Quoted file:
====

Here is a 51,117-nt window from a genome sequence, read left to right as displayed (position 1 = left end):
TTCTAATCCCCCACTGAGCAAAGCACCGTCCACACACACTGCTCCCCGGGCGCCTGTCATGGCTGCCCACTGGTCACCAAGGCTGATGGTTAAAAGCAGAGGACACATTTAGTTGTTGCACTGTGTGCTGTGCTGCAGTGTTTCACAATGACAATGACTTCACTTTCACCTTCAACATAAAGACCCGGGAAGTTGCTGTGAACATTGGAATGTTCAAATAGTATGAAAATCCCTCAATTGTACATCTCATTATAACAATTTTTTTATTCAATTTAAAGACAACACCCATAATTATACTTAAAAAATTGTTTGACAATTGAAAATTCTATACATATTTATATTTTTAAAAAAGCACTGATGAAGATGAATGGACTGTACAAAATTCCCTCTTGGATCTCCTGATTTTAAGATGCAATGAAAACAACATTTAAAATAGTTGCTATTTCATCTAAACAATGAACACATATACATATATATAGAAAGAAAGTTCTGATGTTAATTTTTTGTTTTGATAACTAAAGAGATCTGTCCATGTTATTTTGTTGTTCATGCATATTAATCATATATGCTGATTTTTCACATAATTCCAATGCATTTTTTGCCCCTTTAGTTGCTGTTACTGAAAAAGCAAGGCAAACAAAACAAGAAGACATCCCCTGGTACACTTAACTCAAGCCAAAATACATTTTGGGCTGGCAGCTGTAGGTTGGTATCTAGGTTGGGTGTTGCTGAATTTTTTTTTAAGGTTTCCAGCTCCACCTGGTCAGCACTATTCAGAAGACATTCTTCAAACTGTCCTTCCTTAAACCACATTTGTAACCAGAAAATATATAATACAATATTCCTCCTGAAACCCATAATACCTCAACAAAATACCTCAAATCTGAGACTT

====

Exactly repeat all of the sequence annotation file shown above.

Here is a 51,117-nt window from a genome sequence, read left to right as displayed (position 1 = left end):
TTCTAATCCCCCACTGAGCAAAGCACCGTCCACACACACTGCTCCCCGGGCGCCTGTCATGGCTGCCCACTGGTCACCAAGGCTGATGGTTAAAAGCAGAGGACACATTTAGTTGTTGCACTGTGTGCTGTGCTGCAGTGTTTCACAATGACAATGACTTCACTTTCACCTTCAACATAAAGACCCGGGAAGTTGCTGTGAACATTGGAATGTTCAAATAGTATGAAAATCCCTCAATTGTACATCTCATTATAACAATTTTTTTATTCAATTTAAAGACAACACCCATAATTATACTTAAAAAATTGTTTGACAATTGAAAATTCTATACATATTTATATTTTTAAAAAAGCACTGATGAAGATGAATGGACTGTACAAAATTCCCTCTTGGATCTCCTGATTTTAAGATGCAATGAAAACAACATTTAAAATAGTTGCTATTTCATCTAAACAATGAACACATATACATATATATAGAAAGAAAGTTCTGATGTTAATTTTTTGTTTTGATAACTAAAGAGATCTGTCCATGTTATTTTGTTGTTCATGCATATTAATCATATATGCTGATTTTTCACATAATTCCAATGCATTTTTTGCCCCTTTAGTTGCTGTTACTGAAAAAGCAAGGCAAACAAAACAAGAAGACATCCCCTGGTACACTTAACTCAAGCCAAAATACATTTTGGGCTGGCAGCTGTAGGTTGGTATCTAGGTTGGGTGTTGCTGAATTTTTTTTTAAGGTTTCCAGCTCCACCTGGTCAGCACTATTCAGAAGACATTCTTCAAACTGTCCTTCCTTAAACCACATTTGTAACCAGAAAATATATAATACAATATTCCTCCTGAAACCCATAATACCTCAACAAAATACCTCAAATCTGAGACTT